Metropolitan Hilarion: I think the whole field of ecumenical relations can be divided into two major sectors—for us at least. One is the relations between the Orthodox and the Catholics. And another one is the relations between Orthodox on the one hand and the Protestants—Anglicans, Baptists, and others. And here I see two very different tendencies. With regards to Orthodox-Catholic relations, I see that generally, on the worldwide level, these relations are constantly improving and that there is a sense of rapprochement between the two traditions. We more and more realize that we are not competing structures but that we are allies in the process of evangelization and the mission. We don’t have many common missionary projects, but we have a similar missionary strategy and I think we, in spite of certain differences in theology, essentially are united on all social and moral issues. And this provides us with the possibility to form a common front to defend traditional Christianity, in particular against the challenges of militant secularism and atheism.

With regards to Anglican and Protestant communities, of course the situation is very different. In many Protestant communities of the West and of the North, the process of liberalization has gone very far. And we can no longer regard these communities as representing the authentic church tradition. On the contrary, we see that theological teaching, moral teaching, as well as church order is gravely affected in these communities by liberal trends. And with some of them we have to break relations. For example, we had to break the dialogue with the Episcopal Church of the USA in 2003 in spite of the fact that we had been in dialogue with this church for over 30 years. We had to suspend this dialogue because of the unacceptable events happening in this church, in particular the ordination of an openly-practicing homosexual into the episcopate. And we are now more involved in dialogue with the conservative wing of the Episcopal Church, in particular with the newly formed Anglican Church of North America, with the representatives of whom I met here at Nashotah House. And I believe that we will continue to support them.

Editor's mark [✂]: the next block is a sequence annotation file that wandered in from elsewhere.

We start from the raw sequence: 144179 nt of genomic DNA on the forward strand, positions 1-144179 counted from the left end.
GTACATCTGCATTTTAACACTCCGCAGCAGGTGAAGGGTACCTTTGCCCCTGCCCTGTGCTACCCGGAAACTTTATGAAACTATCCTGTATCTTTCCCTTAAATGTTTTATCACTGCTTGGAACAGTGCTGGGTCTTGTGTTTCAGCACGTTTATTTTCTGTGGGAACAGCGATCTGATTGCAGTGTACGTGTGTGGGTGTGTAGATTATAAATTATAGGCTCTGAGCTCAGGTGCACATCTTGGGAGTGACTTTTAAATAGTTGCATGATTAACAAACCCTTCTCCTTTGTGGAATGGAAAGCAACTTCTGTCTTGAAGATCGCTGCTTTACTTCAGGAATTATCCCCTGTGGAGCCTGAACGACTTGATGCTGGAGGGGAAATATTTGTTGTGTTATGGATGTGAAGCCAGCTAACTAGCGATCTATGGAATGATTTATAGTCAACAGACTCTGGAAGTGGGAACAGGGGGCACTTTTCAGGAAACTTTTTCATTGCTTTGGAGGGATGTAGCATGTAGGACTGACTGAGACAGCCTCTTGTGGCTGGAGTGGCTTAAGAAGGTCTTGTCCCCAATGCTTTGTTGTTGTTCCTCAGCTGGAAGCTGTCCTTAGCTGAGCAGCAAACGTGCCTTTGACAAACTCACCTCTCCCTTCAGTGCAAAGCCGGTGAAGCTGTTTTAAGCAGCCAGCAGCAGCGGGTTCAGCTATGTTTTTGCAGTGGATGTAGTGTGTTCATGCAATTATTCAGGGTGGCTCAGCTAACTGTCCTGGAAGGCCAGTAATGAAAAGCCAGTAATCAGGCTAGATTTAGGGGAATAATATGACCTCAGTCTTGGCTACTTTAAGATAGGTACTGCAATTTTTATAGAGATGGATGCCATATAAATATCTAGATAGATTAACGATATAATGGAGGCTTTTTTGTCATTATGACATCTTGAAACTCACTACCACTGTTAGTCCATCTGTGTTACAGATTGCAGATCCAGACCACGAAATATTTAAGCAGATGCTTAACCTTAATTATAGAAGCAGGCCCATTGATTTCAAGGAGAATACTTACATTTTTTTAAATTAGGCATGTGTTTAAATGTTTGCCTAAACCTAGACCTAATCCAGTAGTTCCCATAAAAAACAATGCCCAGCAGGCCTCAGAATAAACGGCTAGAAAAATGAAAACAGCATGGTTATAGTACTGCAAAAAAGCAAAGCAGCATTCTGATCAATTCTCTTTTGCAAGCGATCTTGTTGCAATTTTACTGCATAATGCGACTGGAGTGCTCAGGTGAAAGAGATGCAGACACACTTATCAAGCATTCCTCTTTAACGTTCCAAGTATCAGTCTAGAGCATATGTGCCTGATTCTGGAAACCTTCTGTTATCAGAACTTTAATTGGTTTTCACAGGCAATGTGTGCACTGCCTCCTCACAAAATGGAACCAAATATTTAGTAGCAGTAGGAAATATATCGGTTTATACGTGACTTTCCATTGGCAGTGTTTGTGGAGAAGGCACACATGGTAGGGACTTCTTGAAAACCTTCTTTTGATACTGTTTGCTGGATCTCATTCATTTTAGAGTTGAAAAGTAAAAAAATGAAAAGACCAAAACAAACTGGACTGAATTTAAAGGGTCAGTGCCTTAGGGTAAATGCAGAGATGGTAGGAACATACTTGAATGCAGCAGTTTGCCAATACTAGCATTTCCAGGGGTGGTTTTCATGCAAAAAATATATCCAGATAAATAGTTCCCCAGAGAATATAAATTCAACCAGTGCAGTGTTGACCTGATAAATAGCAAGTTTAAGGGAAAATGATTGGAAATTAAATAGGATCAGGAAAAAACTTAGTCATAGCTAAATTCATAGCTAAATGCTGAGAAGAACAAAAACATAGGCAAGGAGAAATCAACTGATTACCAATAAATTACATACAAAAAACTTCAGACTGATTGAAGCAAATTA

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Table time: Pope discusses, prays, dines with Orthodox representatives

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Source Catholic News Service.

By Cindy Wooden


VATICAN CITY (CNS) — Pastors and theologians involved in ecumenical dialogue emphasize the importance of “table time” — sharing meals — along with serious theological discussions, shared prayer and joint action.

Pope Francis spoke about his ecumenical vision March 20 and prayed with delegates from Orthodox and other Christian communities at his inaugural Mass March 19.

Since March 17, he’s also had breakfast, lunch and dinner with the Orthodox representatives who came to Rome for his inauguration. Pope Francis is still living at the Domus Sanctae Marthae, the Vatican guesthouse where the Orthodox delegates also were staying.

They all eat together and greet each other in the common dining room.

Greek Orthodox Metropolitan Tarasios of Buenos Aires and South America was one of the delegates who shared meals and prayers with the new pope. In fact, he’s been doing that since then-Cardinal Jorge Mario Bergoglio attended his enthronement in Buenos Aires in 2001.

When they first saw each other March 17, they embraced.

“I said to him, ‘What have you done?’ He said, ‘Not I. They did it to me,’ pointing to the cardinals,” said the Orthodox leader, who was born in the United States. Continue reading